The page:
First and foremost every kitchen team is looking for respect. They are where they are as a result of trial and error, refinement, investment in skill development, communication, definition of flavor profiles, and trust among all of the players. A new cook who respects this will go a long way towards acceptance and the end goal of “fitting in”.


There is a great deal of truth to the statement that “a new set of eyes can help a business improve”. Your ideas are important to you and may become a catalyst for positive change in a kitchen. It’s all about timing. Once that team trust is gained and you have been accepted as a member of the kitchen unit then your ideas will likely find a receptive audience. Standing on a soapbox too early will kill the best ideas.


Patience is a virtue whether you are brand new to kitchen life or a seasoned veteran moving to a new restaurant. If your hope is to become a leader then realize that the most important attribute of a leader is that he or she needs followers. Look behind you, take your time, listen, support others, demonstrate your dependability, and you will begin to find more team members listening to you and choosing to follow your example. Leaders are born from trust and consistency.



The brother and sisterhood of the kitchen are born from the realization that everyone is in it together. If there is a weak link then others will step up to help, if someone is off a step or in the weeds then others will pick up the slack, if mistakes are made then the team takes responsibility and chooses not to point fingers. When this environment is present then the kitchen will thrive and win, when it is absent then failure will raise its ugly head. This is always true! As a new cook you need to learn this “code of the kitchen” – we are in this together – all for one and one for all.


Ask a chef what trait is deemed most important in a kitchen and after careful thought I am confident that he or she will point to dependability. I am not referring to occasional dependability, but rather dependability as part of a person’s character. Cooks – new or seasoned – must be 100% dependable. Will you show up to work on time, take care of your station, always prepare enough mise en place for whatever comes your way, consistently address each dish the way it was meant to be prepared, insist on impeccable sanitation, cut those vegetables just right, take the time to follow cooking procedures to the letter of the law, show up to work fully focused on the job, approach the job with professionalism, refrain from putting others down, and remain totally committed to customer service – ALWAYS? That is what is meant by dependability.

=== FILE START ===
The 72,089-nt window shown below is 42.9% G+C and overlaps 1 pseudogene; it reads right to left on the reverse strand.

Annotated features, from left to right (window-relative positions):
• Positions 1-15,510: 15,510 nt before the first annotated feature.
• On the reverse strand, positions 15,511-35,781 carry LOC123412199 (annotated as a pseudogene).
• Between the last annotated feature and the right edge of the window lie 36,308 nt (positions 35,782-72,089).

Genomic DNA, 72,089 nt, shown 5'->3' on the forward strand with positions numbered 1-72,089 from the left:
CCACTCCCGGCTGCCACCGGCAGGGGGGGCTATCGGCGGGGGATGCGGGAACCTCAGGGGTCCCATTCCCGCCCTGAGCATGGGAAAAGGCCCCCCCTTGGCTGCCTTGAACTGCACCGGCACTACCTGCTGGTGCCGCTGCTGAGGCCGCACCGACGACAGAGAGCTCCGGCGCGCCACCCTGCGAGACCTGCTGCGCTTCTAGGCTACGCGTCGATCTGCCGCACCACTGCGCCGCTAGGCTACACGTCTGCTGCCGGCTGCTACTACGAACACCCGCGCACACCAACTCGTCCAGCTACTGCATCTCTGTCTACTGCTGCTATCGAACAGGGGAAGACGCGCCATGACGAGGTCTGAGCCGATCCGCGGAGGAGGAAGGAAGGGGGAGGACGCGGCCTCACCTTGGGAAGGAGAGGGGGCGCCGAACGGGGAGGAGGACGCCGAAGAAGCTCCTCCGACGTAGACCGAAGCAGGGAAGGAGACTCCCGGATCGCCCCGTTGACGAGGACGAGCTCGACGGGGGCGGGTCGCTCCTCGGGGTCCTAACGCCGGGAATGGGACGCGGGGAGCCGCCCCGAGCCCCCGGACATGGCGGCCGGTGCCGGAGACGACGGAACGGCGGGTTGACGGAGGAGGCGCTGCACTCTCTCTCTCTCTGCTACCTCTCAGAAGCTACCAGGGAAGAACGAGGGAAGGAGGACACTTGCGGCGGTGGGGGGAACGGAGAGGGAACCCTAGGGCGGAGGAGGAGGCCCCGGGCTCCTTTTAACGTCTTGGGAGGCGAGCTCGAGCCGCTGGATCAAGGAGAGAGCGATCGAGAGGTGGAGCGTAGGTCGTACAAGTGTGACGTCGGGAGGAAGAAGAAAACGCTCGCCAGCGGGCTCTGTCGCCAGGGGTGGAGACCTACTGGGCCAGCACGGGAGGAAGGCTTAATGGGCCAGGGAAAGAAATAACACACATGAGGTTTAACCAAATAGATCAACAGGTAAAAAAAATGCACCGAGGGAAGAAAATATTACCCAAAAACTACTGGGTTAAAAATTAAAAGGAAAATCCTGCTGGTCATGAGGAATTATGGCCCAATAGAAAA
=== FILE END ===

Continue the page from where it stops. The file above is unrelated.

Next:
If the kitchen is to succeed as a cohesive unit then honesty must be the baseline. Tasting other’s food – be honest, critiquing a plate presentation – be honest, reflecting on how service went – be honest, and commenting on how others run their station – be honest. The caveat is that there is a difference between honesty and brutal honesty – it is the same as the difference between critique and criticism. Critique is honesty with assistance – showing the individual how to make things better without being demeaning. Criticism is the opposite and almost always leads to misinterpretation, embarrassment, and anger. Choose your words wisely.


In the end, if you take the time to observe, mentally catalog, listen, reflect, and focus on becoming a member of the kitchen team first then there will be countless opportunities to contribute and offer your unique talents to the ongoing success of the kitchen. Learn to fit in first.


Harvest America Ventures, LLC


Restaurant Training and Consulting